Well, it doesn't really sound like there's a lot of 'garden' room in your backyard. So, one assumes that you don't have a wheelbarrow and lawnmower and other such items to store, right?
First things first...take stock of what you want this shed to store. What is it that you want this shed to do? Having a shed just for the sake of having a shed might not suit your needs without a little prior planning. Make a list. If you're lookng at just a few pots and a very few small garden tools, then you might be able to deal with a shed as small as 3'x6', or 4'x 6'. Neither would look too obtrusive and could be placed in a corner of the yard. Is the yard fenced?
If your list includes garden furniture, then take the time to stack your furniture in a fashion that you might if you had a small shed to store it in. Then measure how much room it takes up. Assume that you might be able to 'hang' some items from the underside of the roof.
Once you've made your list and taken stock of your space needs, then do a little travelling around your area to retail places that sell sheds. Pick a style that pleases you, get a lists of available sizes, and then go home. Measure out the size you think you might want on the ground right where you might place it, think about it, and then make your decision.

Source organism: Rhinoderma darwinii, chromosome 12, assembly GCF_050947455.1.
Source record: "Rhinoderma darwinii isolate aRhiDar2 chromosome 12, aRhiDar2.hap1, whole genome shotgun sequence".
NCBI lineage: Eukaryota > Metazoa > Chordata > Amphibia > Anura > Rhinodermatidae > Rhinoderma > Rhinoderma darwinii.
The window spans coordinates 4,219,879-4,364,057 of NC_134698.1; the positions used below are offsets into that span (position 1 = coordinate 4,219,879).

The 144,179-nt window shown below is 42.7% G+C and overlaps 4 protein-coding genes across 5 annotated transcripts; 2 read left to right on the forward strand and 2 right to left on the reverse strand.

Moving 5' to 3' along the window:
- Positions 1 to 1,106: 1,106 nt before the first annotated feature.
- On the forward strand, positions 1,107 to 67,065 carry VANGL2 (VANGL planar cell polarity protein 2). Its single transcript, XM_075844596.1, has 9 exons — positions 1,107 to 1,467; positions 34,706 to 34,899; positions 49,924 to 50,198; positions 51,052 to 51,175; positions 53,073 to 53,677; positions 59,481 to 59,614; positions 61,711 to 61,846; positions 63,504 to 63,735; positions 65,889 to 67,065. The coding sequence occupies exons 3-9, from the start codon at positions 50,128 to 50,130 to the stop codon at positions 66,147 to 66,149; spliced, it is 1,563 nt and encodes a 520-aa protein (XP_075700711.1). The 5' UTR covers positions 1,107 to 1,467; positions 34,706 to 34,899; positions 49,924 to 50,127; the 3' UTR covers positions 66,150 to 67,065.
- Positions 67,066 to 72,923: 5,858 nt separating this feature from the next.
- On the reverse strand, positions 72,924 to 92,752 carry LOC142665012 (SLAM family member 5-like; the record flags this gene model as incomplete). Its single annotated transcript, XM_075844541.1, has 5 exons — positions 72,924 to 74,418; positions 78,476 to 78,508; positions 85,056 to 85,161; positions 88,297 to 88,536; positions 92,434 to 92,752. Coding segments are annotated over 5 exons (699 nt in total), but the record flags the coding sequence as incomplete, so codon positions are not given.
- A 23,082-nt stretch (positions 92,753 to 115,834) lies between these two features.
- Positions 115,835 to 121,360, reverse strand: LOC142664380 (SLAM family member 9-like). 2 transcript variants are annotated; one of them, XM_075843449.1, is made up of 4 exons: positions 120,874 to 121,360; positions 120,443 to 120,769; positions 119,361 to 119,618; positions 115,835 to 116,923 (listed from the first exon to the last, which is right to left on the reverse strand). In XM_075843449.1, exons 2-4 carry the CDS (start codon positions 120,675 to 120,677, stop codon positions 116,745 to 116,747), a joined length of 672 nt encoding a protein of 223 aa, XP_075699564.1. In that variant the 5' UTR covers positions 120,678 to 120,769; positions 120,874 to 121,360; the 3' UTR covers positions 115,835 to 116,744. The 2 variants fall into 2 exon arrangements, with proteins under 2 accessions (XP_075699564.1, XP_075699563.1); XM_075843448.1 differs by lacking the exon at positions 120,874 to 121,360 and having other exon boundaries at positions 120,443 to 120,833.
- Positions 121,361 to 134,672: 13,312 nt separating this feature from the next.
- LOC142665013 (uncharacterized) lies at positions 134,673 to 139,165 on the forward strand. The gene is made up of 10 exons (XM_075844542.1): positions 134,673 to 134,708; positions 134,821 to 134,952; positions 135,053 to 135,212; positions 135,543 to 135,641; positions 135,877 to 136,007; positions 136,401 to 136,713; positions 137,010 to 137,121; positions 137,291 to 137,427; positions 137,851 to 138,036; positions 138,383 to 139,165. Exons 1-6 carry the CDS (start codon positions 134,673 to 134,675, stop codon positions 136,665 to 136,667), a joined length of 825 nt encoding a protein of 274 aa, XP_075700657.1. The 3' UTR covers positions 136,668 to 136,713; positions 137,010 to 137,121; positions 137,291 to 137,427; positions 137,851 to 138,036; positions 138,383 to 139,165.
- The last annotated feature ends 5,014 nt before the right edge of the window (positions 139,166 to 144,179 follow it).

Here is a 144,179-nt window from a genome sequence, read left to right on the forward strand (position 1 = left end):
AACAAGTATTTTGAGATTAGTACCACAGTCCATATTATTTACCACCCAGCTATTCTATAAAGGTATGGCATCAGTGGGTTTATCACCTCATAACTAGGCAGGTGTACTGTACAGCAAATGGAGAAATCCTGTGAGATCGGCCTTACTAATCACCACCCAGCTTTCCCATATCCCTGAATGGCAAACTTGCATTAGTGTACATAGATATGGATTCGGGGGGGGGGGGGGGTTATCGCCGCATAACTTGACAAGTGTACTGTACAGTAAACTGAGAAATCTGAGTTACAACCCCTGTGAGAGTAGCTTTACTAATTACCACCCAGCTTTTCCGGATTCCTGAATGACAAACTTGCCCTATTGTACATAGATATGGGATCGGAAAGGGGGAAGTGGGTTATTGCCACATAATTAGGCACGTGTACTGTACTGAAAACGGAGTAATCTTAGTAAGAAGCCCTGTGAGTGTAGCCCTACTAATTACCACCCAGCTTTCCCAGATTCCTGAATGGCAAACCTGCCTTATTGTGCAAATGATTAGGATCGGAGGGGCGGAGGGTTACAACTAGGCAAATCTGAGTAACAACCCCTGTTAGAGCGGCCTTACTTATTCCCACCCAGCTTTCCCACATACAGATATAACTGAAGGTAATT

Small sheds for a yard your size can be purchased quite reasonably, unless you're into carpentry and want to try building yourself.
Oh, almost forgot...you want potting space, too, right? If you think in terms of a rectangular shaped shed with a door in the middle of the long side, then put your storage needs to one side, and potting to the other. Many shed manufacturers outfit their small sheds with potting tables these days for a few dollars more.
[This message has been edited by treebeard (edited August 25, 2003).]